Higher fuel prices next week: see the new prices

QCOSTARICA – Although the dollar exchange rate has been steadily low for some time, we will still see a rise in fuel prices next week, especially for premium gasoline and regular gasoline, which will rise ¢15 and ¢31 respectively next week.

According to official figures confirmed Friday by the regulatory body, the Autoridad Reguladora de los Servicios Públicos (Aresep), the low dollar has not stopped Costa Ricans from paying more for fuel.

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“Although the exchange rate fell (…) in the case of gasoline, the explanation for the adjustment is mainly the increase in Recope’s acquisition costs which is closely linked to the evolution of international costs,” explains Mario Mora, Mayor of Energy of Aresep, out.

The new prices at the pumps expected in the coming days will be ¢742 for a liter of premium petrol, an increase from the current ¢727, while regular petrol will go from the current ¢690 to ¢721.

Diesel fuel will see a drop of ¢14 colones, from the current ¢638 per liter to ¢624. LPG gas used in kitchens across the country (and in vehicles with conversions) will also fall.

A typical 25-pound LGP cylinder used in most homes will drop from the current ¢7,672 to ¢7,534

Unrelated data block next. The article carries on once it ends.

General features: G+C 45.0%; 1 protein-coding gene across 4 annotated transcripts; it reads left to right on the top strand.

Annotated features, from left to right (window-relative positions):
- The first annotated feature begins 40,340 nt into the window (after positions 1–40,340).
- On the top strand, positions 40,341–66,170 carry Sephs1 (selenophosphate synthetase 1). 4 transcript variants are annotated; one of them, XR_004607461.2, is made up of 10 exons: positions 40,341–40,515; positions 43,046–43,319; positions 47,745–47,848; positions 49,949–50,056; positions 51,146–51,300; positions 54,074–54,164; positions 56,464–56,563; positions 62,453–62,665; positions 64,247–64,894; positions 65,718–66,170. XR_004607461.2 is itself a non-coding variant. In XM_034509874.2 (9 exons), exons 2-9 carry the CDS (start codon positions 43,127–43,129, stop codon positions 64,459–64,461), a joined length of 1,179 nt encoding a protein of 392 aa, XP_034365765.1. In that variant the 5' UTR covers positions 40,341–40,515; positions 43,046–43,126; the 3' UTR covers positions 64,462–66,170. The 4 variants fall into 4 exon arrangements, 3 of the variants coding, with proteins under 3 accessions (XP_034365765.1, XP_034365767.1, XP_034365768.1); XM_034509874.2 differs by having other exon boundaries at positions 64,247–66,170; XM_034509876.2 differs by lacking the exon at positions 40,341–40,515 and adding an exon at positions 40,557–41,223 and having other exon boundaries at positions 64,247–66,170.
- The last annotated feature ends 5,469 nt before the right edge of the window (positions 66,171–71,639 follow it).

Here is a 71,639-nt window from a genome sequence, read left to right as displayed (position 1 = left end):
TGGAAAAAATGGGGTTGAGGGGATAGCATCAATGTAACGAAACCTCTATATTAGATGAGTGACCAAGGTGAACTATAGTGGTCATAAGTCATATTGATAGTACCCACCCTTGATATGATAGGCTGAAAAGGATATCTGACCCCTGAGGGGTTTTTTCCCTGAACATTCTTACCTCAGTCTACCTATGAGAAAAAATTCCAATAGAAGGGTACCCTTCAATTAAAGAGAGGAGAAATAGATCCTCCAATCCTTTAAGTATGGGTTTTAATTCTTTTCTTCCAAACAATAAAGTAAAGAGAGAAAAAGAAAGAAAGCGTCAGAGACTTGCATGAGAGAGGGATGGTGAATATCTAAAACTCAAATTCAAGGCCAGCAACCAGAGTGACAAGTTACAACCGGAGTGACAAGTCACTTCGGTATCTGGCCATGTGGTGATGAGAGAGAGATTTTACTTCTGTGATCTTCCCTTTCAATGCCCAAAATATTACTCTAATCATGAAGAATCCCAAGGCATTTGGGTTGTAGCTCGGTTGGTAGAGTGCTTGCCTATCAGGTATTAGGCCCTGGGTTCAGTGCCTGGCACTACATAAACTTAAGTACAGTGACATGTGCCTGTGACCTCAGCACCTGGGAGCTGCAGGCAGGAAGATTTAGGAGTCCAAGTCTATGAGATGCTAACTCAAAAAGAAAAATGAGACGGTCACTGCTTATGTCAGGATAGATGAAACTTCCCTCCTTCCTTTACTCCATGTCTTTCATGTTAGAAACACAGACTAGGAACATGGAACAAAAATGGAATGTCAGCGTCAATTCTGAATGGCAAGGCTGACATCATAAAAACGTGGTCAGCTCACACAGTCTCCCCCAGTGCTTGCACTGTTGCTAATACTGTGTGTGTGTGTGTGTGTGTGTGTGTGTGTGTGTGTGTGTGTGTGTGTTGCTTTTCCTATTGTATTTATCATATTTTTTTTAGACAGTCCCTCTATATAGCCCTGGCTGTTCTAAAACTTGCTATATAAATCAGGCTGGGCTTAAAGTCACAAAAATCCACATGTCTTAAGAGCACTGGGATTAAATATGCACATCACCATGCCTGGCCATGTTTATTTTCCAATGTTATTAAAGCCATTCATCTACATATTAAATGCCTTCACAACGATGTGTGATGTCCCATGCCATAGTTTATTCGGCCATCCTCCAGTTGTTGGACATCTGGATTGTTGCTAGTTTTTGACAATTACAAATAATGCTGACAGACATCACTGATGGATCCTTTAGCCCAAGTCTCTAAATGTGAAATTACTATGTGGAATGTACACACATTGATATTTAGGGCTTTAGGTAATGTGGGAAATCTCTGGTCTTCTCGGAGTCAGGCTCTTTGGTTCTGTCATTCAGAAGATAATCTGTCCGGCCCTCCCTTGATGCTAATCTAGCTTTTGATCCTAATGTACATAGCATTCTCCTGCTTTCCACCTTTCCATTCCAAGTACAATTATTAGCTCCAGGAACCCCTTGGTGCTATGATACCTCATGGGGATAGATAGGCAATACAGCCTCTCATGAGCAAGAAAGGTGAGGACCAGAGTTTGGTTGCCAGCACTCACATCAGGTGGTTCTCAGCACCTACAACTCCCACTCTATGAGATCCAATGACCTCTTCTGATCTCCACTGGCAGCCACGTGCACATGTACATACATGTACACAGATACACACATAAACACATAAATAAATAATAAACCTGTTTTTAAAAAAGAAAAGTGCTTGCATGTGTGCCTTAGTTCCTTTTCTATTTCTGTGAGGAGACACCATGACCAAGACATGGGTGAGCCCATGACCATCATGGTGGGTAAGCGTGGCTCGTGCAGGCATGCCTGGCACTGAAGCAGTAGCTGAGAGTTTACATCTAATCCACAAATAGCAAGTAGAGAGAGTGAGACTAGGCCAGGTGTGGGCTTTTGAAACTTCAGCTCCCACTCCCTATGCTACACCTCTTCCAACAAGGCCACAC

The above prices and others affected by the change will take effect as soon as they are published in La Gaceta, the official government newsletter, expected in the coming days.

Fuel prices in Costa Rica are regulated, with only one company, the Refinadora Costarricense de Petroleo – the state refinery that does not refine anything and supplies fuels to distributors, i.e. gas stations throughout the country, all at the same prices.

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Changes to the regulated prices also occur once a month. They do not fluctuate randomly and without logical reason, for example a long weekend or the location of the gas station, such as a busy tourist route.

If a gas station wants to distinguish itself, that is, attract more customers to sell more fuel, it must provide additional services, such as a ready-mart, checking the oil or tire pressure.

For visitors: just to be clear: in Costa Rica you will not find gas stations where you pump your own gas. The supervisors do the pumping.

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